Raise investment-GDP ratio to improve economic status
Bangladesh needs to accelerate its investment to gross domestic product ratio to achieve the status of an advanced economy by 2041, said a senior banker of Standard Chartered yesterday.
“Currently the investment to GDP ratio in Bangladesh is hovering around 30 percent. Definitely, it needs to be increased and it is possible to increase,” said Abrar A Anwar, CEO and managing director of Standard Chartered Malaysia.
He spoke while presenting a keynote paper at a discussion on “Gateway to growth and investment” at an international conference at Bangabandhu International Conference Centre in Dhaka, organised by Dhaka Chamber of Commerce and Industry.
When Malaysia got the Asean economic tiger status in the middle of 1990 and 2000 its investment to GDP ratio was more than 35 percent to 45 percent, although it has come down to 25 percent, Anwar said. Similarly, Vietnam's investment-to-GDP ratio stands at 35-37 percent and Indonesia's 35 percent.
“Bangladesh's economy has been one of the most consistent in the world delivering 6 percent plus GDP growth for more than a decade,” said Anwar.
The economy has been stable and resilient in the wake of global geo-political incidents and economic crisis, Anwar said.
Unfortunately, the story of Bangladesh's economic success is not very much known in the outside world, he said, adding that Bangladesh has the ability to grow faster with larger investment and quick execution of economic strategies.
Achieving the status of an advanced economy by 2041 is possible but Bangladesh's GDP size will have to be $1.7 trillion and per capita income should be over $12,000.
To achieve the target on time, the country will need an investment of $320 billion to develop infrastructures, the banker said.
Anwar said loans are available and the country's GDP versus debt is only 15 percent. Provident and gratuity funds can be used to attract investment, he said.
Bangladesh also needs a massive investment in
power, energy, technology-enabled services,
healthcare, telecoms, transportation, logistics, pharmaceuticals, manufacturing and light engineering sectors, he said.
“Bangladesh can gain competitive advantage by developing human resources.”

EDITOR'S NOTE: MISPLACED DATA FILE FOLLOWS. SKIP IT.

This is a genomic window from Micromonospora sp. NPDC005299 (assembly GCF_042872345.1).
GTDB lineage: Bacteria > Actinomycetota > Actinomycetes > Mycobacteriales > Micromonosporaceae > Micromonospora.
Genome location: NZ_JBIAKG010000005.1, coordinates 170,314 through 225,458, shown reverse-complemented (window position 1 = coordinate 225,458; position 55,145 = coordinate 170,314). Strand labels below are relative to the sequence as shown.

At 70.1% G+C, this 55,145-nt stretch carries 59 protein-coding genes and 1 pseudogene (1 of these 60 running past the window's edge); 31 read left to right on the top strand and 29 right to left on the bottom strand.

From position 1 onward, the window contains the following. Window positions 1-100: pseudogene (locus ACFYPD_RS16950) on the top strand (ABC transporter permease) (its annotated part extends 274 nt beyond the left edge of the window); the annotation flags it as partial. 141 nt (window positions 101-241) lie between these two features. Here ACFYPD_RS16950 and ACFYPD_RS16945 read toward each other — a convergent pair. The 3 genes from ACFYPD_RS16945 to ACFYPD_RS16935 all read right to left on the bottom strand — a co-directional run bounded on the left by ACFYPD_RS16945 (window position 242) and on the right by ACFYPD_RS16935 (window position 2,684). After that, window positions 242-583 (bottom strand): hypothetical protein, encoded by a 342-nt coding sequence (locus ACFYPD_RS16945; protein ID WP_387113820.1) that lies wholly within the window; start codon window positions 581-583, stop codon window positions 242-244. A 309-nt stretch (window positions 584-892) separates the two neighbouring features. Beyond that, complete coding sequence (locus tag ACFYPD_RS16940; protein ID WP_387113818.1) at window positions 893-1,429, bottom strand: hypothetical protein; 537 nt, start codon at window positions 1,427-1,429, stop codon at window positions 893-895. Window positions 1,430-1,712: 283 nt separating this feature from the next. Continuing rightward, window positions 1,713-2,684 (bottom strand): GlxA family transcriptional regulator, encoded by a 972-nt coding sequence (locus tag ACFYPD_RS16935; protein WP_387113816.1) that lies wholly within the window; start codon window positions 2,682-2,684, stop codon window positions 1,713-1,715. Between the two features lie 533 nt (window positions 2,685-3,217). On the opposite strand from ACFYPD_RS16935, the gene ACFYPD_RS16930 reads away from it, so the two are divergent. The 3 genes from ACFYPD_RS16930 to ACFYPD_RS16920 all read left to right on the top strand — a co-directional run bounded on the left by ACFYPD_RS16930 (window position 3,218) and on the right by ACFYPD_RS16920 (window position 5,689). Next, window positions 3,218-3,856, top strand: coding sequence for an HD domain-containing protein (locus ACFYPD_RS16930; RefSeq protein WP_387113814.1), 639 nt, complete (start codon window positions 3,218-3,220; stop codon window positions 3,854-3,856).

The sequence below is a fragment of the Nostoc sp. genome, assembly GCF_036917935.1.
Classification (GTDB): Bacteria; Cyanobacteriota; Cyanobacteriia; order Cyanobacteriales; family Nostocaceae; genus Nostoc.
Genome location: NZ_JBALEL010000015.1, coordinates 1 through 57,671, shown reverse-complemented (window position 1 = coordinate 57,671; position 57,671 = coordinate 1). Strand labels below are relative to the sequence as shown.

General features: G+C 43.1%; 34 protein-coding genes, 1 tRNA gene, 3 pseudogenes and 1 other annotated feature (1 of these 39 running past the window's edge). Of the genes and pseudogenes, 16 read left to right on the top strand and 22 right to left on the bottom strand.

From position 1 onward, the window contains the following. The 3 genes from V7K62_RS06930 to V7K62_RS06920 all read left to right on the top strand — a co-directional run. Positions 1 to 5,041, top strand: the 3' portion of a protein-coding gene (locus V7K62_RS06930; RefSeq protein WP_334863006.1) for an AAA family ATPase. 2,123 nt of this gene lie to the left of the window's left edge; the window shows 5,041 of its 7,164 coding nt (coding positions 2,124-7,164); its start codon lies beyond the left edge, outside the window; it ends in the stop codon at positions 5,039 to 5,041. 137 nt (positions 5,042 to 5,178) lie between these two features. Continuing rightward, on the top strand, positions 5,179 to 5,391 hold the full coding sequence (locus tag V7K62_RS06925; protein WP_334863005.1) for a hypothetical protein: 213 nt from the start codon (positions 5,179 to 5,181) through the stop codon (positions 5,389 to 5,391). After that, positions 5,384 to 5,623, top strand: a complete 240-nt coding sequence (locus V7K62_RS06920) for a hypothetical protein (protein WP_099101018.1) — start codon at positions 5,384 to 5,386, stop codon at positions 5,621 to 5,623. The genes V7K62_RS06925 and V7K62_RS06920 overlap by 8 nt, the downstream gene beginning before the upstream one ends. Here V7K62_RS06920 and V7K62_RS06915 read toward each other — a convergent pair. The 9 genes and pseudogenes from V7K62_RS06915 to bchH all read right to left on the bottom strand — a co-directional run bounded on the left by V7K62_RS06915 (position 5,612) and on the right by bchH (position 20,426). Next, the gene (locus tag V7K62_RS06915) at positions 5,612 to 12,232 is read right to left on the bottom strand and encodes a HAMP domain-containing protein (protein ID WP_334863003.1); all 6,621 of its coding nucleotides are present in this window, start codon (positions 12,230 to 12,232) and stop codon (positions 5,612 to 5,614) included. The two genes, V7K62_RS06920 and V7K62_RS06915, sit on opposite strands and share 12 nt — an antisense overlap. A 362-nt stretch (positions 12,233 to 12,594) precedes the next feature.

The country needs 9 percent GDP growth per year and $16,000 in per capita income to become an advanced economy by 2041, said Prof Shamsul Alam, a member of the General Economics Division of the Planning Commission.
Bangladesh needs to spend $8 billion for infrastructure development in a year, but it can spend only $2.5 billion now, said Alam, adding that foreign direct investment is required for infrastructure development.
Economic governance is needed and the country needs to sign free trade agreements and improve regional cooperation, he said.
Alam said project costs climb by 2 percent to 2.5 percent from the original costs because of non-execution of infrastructure projects on time.
Currently, 269 Japanese companies have operations in Bangladesh, mainly in the form of buying house and garment factories, said Taiki Koga, representative of the Japan External Trade Organisation in Dhaka.
He said many Japanese are working in the construction of new airport in Bangladesh and the Matarbari power plant. The Japanese government has provided $6 billion to the country to implement a number of projects.
The number of Japanese people working in different projects in Bangladesh fell sharply after the death of some Japanese businessmen and officials in the Holey Artisan attack in Dhaka in 2016.
Koga said Japanese people have started working in Bangladesh in full swing now.
The government should improve the quality of service at Hazrat Shahjalal International Airport and ease visa system for foreigners to allow more people to travel to Bangladesh, said Syed Nasim Manzur, managing director of Apex Footwear Ltd.
He called for stop harassing foreign investors when they seek arrival visas after reaching Bangladeshi airports as such attitude portrays a bad image of the country.
Currently 20 local pharmaceutical companies invest $700 million a year in the sector in Bangladesh, said Abdul Muktadir, chairman and managing director of Incepta Pharmaceuticals.
“The companies will be able to invest $10 billion in the next 10 years to grab more international markets.”
In Bangladesh, private and public universities are producing adequate numbers of skilled workforce to run the pharmaceuticals sector, he said, adding that the country is now more advanced in biological medicines compared to many other countries.
Of the total exports from Bangladesh, more than 90 percent are merchandises whereas the percentage in other least developed countries are 15 to 20 percent, said Masrur Reaz, senior economist at the International Finance Corporation.
So, Bangladesh has the potential to grow more in the export market worldwide, he said.
He recommended for a massive investment in infrastructure development for sustaining the economic growth.
No neighbouring country should be allowed to use the Chittagong port, Mahbubur Rahman, president of International Chamber of Commerce Bangladesh, said while moderating the discussion.
He said the capacity of the premier port of the country should be doubled. An expressway is needed between Dhaka and Chittagong as the four lanes can hardly carry the load now. Vehicular movement on the roads should be more scientific, he said.